False widow spider bite leaves Nunney woman in shock
A WOMAN from Nunney has spoken of her shock at being bitten by what has been confirmed as a false widow spider – the UK's most dangerous arachnid.
Reported sightings of the false widow and various tales of them biting people swept the country over the past week after the national media picked up on a story in Bristol.
Valerie Butland, 46, said she was sat at her computer when she was bitten on her palm and jumped up in shock.
She said: "I believed I had been bitten or stung on my hand, I never saw what it was but it felt very much like a bee sting and as I tend to swell up after being bitten by anything I did start to panic."
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Mrs Butland said the bite was bright red and puffy but there was no apparent side effects from an allergic reaction, though she did have pins and needles.
She said: "I have had a recurring prickly feeling and wonder if it was a spider bite."
Mrs Butland found a false widow spider on Sunday near her computer and captured it in a jam jar as she felt it didn't look like a common house spider.
She was shocked when she looked online and saw what it could be, but her husband wasn't convinced.
Mrs Butland said: "I really had a good examine of it when it was in the jar and it was then that I thought the bite I had could have been from a false widow."
The spider has since died.
Clair and Cheyna Ford, of Beckington, also discovered what they believe to be two false widows in their home over the weekend.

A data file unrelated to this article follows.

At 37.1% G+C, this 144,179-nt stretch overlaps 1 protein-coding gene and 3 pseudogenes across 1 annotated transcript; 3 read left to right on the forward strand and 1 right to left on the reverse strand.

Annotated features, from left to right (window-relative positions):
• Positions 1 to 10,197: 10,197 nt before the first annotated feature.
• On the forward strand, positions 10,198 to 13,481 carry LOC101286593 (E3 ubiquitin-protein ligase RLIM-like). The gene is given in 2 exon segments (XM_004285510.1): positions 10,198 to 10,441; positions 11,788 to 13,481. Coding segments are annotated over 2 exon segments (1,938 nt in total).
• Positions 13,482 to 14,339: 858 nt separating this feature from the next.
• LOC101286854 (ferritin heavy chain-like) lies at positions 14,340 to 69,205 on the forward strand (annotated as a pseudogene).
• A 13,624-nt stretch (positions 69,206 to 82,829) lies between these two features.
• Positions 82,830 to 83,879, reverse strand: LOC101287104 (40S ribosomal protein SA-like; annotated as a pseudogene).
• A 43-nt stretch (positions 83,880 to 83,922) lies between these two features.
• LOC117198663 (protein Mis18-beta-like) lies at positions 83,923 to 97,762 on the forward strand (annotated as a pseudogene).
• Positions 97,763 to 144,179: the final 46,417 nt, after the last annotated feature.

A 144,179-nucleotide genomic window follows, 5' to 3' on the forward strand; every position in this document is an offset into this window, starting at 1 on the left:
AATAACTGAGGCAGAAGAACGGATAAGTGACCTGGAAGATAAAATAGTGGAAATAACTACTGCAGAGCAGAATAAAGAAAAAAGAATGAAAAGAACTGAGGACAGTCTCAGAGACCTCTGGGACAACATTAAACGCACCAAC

Clair said: "We found the first one on our living room throw on Saturday and the second one was upstairs on our hallway walk on Monday."
The pictures the couple sent to the Frome Standard have been examined and confirmed as false widow spiders.
Spider expert Martin Nicholas, who works as a freelance arachnologist, confirmed that all the spiders found were false widows, known as a Steatoda nobilis, and said they are relatively common.
He said: "There are false widows about, they're relatively common in England.
"They are Britain's most dangerous spider but that's like calling a particular type of cat Britain's most dangerous kitten. There are far more dangerous things in the garden, bees and wasps for example.
"The effects of a bite are likely to be very mild. A small itching spot that clears up within a few days, very mild pain at the site of the bite and possibly localised redness or swelling.
"On very rare occasions, in the case of an allergic reaction the bite can be more painful and swelling will be greater and it is recommended you take medical advice.
"False widows originate from Southern Europe and have been accidentally introduced into the UK, probably via imports of fruit or wood."